- Continued Progress in Assessing Threats and Risks: The progress made in 2010 in developing a common methodology for assessing threats and risks will be further built upon, applied to a wider range of potential hazards, and will be used to inform future priority-setting within GHSI.
- Laboratory Capacity: Laboratory preparedness for the diagnosis of biological threats, and in particular diagnostic quality assurance for highly pathogenic agents, is an ongoing priority for GHSI. Future efforts will emphasize diagnostic approaches for unknown pathogens, new and emerging technologies, global capacity-building and strengthened cooperation among laboratories in both the chemical and radio-nuclear sectors.
- Emergency Communications Exercises: A sustained capacity to be able to communicate quickly during a public health crisis is a critical component of our partnership. We are committed to further exploring new and innovative ways to reinforce our joint readiness.
- Steps toward an Early Alerting and Reporting Platform: We have produced a common platform for tracking public information sources, as well as validation by analysts to ensure quality of results. We will jointly pursue a subsequent phase of this project, which would include early implementation and identification of next steps.
- Medical Countermeasures: Through our collaborative efforts we will implement best practices and address challenges with respect to research and development, stockpiling and deployment, both nationally and internationally, of vaccines and other countermeasures.
- Other Public Health Measures including Decontamination: Our efforts in 2011 will promote information-sharing and best practices in the external decontamination of people following a CBRN event, with an emphasis on technical capacity-building.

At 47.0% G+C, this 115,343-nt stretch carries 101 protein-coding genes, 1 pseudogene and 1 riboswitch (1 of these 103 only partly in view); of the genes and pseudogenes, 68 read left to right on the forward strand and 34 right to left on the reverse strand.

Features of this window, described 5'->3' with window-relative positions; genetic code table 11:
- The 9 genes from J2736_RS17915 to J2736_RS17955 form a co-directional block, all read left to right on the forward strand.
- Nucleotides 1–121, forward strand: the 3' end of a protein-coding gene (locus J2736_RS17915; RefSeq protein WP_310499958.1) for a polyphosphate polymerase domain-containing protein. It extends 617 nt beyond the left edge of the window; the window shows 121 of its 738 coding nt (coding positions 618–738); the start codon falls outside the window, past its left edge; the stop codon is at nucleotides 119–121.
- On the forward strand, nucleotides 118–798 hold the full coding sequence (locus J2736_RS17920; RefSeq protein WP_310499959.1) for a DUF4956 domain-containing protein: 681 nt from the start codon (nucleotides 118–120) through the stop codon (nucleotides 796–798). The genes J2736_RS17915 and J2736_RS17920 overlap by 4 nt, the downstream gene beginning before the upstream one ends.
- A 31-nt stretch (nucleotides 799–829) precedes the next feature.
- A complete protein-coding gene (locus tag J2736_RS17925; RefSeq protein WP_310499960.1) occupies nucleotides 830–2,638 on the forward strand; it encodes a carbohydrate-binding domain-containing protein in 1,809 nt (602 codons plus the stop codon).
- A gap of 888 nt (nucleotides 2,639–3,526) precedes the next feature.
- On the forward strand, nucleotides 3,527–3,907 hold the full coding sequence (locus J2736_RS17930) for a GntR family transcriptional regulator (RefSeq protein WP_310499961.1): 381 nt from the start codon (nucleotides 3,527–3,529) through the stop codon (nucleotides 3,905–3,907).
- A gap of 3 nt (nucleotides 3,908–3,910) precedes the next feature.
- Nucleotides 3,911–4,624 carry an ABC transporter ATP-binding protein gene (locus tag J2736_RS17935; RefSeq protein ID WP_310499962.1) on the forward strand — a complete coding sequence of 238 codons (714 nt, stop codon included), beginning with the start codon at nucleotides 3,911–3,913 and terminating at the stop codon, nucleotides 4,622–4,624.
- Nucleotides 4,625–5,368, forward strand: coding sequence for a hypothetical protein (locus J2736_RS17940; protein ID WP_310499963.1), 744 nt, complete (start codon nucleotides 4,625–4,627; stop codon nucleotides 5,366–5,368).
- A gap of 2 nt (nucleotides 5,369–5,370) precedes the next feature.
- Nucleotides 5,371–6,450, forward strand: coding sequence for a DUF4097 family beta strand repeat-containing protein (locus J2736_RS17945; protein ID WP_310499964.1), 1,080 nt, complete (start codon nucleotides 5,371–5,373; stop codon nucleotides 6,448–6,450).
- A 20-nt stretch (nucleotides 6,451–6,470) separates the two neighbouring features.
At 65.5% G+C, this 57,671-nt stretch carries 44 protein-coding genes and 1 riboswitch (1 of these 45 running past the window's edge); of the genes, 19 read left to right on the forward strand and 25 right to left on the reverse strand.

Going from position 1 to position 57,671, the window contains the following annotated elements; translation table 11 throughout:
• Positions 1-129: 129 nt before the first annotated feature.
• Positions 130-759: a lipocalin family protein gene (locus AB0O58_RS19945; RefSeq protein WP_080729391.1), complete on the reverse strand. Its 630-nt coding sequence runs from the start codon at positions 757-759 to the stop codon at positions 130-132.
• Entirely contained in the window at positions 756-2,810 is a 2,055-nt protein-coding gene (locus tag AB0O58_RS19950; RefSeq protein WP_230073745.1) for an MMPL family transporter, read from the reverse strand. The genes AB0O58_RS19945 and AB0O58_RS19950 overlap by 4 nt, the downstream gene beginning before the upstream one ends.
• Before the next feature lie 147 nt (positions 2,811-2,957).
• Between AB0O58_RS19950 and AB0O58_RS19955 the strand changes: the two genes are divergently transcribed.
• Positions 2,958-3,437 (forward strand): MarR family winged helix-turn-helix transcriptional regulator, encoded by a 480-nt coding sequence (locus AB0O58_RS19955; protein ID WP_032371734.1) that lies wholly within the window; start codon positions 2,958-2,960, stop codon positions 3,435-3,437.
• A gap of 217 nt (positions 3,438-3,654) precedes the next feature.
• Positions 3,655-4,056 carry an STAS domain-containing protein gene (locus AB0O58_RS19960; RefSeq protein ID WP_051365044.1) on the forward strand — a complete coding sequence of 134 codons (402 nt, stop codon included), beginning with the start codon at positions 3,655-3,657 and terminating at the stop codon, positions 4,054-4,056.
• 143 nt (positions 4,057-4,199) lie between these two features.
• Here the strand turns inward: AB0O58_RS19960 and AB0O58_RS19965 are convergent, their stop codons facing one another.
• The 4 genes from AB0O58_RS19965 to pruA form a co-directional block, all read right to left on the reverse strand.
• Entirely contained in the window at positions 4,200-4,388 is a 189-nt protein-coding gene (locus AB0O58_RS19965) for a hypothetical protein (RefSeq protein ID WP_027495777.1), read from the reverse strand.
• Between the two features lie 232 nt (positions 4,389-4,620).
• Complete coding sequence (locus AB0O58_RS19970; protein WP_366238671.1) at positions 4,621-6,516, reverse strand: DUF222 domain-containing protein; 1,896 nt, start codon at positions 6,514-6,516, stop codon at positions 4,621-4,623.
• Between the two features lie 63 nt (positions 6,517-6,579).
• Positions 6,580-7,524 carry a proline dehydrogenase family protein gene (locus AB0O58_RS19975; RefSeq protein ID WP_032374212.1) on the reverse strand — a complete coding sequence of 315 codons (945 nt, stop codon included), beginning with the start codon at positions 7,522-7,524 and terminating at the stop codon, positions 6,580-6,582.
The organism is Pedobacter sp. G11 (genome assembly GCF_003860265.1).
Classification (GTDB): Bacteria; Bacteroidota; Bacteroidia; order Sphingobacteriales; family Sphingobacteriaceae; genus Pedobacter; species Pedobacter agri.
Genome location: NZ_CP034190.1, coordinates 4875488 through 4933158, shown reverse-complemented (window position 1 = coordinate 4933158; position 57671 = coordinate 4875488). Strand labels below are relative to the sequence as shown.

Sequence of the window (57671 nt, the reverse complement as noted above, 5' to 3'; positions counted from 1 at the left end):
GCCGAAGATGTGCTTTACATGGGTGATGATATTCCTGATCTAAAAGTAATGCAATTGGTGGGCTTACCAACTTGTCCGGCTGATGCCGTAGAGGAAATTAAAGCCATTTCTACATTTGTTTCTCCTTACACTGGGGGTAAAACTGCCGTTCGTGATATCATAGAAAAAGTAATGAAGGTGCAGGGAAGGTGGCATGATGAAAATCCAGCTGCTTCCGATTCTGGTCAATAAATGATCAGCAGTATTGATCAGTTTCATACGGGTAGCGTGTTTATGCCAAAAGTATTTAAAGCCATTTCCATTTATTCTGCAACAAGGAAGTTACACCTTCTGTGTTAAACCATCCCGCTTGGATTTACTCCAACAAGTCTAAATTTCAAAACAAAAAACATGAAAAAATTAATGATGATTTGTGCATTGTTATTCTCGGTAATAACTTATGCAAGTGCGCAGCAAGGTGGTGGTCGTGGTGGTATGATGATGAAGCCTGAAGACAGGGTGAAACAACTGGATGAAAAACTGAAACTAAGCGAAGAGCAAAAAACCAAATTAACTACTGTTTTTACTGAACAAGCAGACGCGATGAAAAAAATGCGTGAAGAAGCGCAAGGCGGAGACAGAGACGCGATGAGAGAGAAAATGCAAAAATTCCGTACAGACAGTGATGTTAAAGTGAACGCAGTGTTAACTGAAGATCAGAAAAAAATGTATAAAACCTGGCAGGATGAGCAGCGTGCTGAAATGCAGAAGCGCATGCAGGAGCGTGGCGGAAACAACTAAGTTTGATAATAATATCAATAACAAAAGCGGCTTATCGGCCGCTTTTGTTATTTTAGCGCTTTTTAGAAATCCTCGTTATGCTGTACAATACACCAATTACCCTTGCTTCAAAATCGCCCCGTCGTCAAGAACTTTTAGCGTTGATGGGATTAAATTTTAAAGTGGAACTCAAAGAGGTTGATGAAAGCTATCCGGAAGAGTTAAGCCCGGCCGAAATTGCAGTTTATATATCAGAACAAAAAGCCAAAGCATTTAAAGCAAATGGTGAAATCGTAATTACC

- International Health Regulations (IHR): We will continue to work with the WHO to advance opportunities for strengthening health security in the context of IHR implementation, through capacity-building initiatives.
We welcomed the proposal of France to host the next Ministerial Meeting in 2011.
This statement was endorsed by the following Ministers, Secretaries and Commissioner of Health:
- The Honourable Dr. José Ángel Córdova Villalobos, Secretary of Health, Mexico
- The Honourable Simon Burns, MP, Minister of State for Health, United Kingdom
- The Honourable Kathleen Sebelius, Secretary of Health and Human Services, United States of America
- The Honourable Dr. Mitsunori Okamoto, Parliamentary Secretary of Health, Labour, and Welfare, Japan
- Ms. Jane Billings, Senior Assistant Deputy Minister, on behalf of the Honourable Leona Aglukkaq, Minister of Health, Canada
- Mr. John F. Ryan, Head, Health Threats Unit, on behalf of Mr. John Dalli, Commissioner for Health and Consumer Policy, European Commission
- Professor Didier Houssin, Director General of Health, on behalf of the Honourable Xavier Bertrand, Minister of Labour, Employment and Health, France
- Ms. Karin Knufmann-Happe, Director General, Prevention, Health Protection, Disease Control and Biomedicine, on behalf of the Honourable Dr. Philipp Rösler, Minister of Health, Germany
- Dr. Giuseppe Ruocco, Director General for International Relations, on behalf of the Honourable Prof. Ferruccio Fazio, Minister of Health, Italy